How do we tie all of these into digital transformation?

In digital transformation parlance, the Internet of things describes objects equipped with sensors for transmitting and receiving signals, along with the ability to process signals being sent back and forth, all powered by the internet and software which make it convenient and seamless for these interconnected objects to communicate with each other.

The average 21st century organization that fits IoT smartly into its digitization equation has the potential to leverage the exponential possibilities of this technology in its operations.

As far as IoT is concerned, a simple representation of the digitization equation resembles something like employees distributed across different locations geographically or within the same building possessing connections via their hardware devices to other objects (IoT) among themselves and with external players such as customers, partners etc.

During the course of work and external service delivery, these interactions produce Big Data which can be stored and parsed via the Cloud, and which overtime can be used to create unique Artificial Intelligence that can be applied to solve complex problems…just like ants? Yes!

And the truth is the more an organization is set up to leverage every step of the above equation, the better positioned it is to optimize its possibilities for scale, scope and learning — thereby increasing the amount of value it can deliver as well as capture.

Furthermore, for organizations already some way into their digitization journey, investing in more digitization produces a value curve that grows rapidly in positive outcomes from the increase in IoT connections, the data analytics drawn from these connected devices and the quality of trained AI these improved connections offer. The larger the number of ants working in sync in the colony, the larger the hurdle they can take down.

Traditional companies and the status quo are going to be overwhelmed by organizations with advanced IoT and other digitization capabilities. For example, we in Gumi have discussed with smaller players in countries like Nigeria with terrible energy supply, how estate or industrial settlements can create an IoT stack to optimize allowable and integrated energy sources i.e., distribution companies, large diesel generators, mini-grids and solar setups, and to build systems that integrate these options into highly reliable and efficient energy delivery solutions.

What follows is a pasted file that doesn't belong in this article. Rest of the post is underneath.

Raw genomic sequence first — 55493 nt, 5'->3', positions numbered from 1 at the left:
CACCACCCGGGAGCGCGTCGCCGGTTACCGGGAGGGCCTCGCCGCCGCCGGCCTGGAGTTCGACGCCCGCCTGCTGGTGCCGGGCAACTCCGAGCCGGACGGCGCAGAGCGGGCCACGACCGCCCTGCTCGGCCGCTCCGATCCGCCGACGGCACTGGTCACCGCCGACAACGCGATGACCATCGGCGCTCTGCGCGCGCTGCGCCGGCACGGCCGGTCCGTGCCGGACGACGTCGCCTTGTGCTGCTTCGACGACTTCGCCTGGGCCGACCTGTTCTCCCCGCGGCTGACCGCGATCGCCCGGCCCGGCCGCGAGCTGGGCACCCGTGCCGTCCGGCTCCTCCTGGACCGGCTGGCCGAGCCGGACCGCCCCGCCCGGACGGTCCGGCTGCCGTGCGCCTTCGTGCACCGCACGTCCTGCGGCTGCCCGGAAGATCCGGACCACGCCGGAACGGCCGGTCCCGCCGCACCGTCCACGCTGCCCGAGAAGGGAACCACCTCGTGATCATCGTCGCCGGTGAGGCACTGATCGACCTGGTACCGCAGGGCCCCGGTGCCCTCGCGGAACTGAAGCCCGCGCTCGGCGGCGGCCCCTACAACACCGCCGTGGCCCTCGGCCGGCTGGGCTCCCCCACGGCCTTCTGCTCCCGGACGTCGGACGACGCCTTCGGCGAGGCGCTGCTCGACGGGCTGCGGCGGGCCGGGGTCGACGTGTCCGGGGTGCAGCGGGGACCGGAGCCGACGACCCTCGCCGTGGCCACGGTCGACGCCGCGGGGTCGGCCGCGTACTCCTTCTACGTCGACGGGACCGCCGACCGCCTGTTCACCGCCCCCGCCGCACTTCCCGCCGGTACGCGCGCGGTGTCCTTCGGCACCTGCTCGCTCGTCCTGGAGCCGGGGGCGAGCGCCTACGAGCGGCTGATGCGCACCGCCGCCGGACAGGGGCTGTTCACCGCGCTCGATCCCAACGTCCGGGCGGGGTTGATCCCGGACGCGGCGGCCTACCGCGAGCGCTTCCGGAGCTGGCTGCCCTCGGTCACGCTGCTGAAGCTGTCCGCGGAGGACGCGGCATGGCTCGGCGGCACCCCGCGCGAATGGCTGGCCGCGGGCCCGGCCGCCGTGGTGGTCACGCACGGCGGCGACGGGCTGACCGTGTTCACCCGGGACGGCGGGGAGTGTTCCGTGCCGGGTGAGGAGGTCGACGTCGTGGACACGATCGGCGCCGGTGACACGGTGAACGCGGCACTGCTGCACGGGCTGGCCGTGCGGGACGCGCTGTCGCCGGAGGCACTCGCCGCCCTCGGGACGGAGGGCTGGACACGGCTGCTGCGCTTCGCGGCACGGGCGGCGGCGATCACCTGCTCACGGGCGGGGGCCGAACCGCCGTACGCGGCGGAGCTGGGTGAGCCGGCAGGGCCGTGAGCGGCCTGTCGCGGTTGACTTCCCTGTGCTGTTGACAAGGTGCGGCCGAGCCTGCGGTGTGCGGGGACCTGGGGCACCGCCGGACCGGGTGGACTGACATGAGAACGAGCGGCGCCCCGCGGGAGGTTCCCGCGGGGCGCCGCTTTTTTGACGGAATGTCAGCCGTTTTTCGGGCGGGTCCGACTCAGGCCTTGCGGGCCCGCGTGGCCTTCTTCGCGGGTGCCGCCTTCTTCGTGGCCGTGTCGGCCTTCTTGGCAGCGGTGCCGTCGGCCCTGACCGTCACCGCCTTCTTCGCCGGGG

If every home or unit within the residential or industrial settlement embeds smart metering, each one connected to other whilst sending status, performance and usage readings back and forth throughout the day, algorithms can be developed for pricing, monitoring, control and other decision making and predictions such as when equipment may fail or when usage peaks or drops, allowing the control office to maintain and regulate supply before power cuts or failure.

The aforementioned example is relatively small compared to a much larger energy use case like the American power grid where the integration of IoT, cloud computing, big data and artificial intelligence has completely digitized the utility industry originally designed over a century ago by Edison and Westinghouse. Here, the transformation of the 20th century power grid into a smart grid consisted of IoT led transformation in upgrading or replacing a multitude of devices to fully sensor the power generation and distribution value chain in a way that all devices now emit telemetry and can be remotely managed.

Additional sector use cases also bring to bear the possibilities of IoT. There is the potato farmer example found in the Digital Transformation text written by Siebel.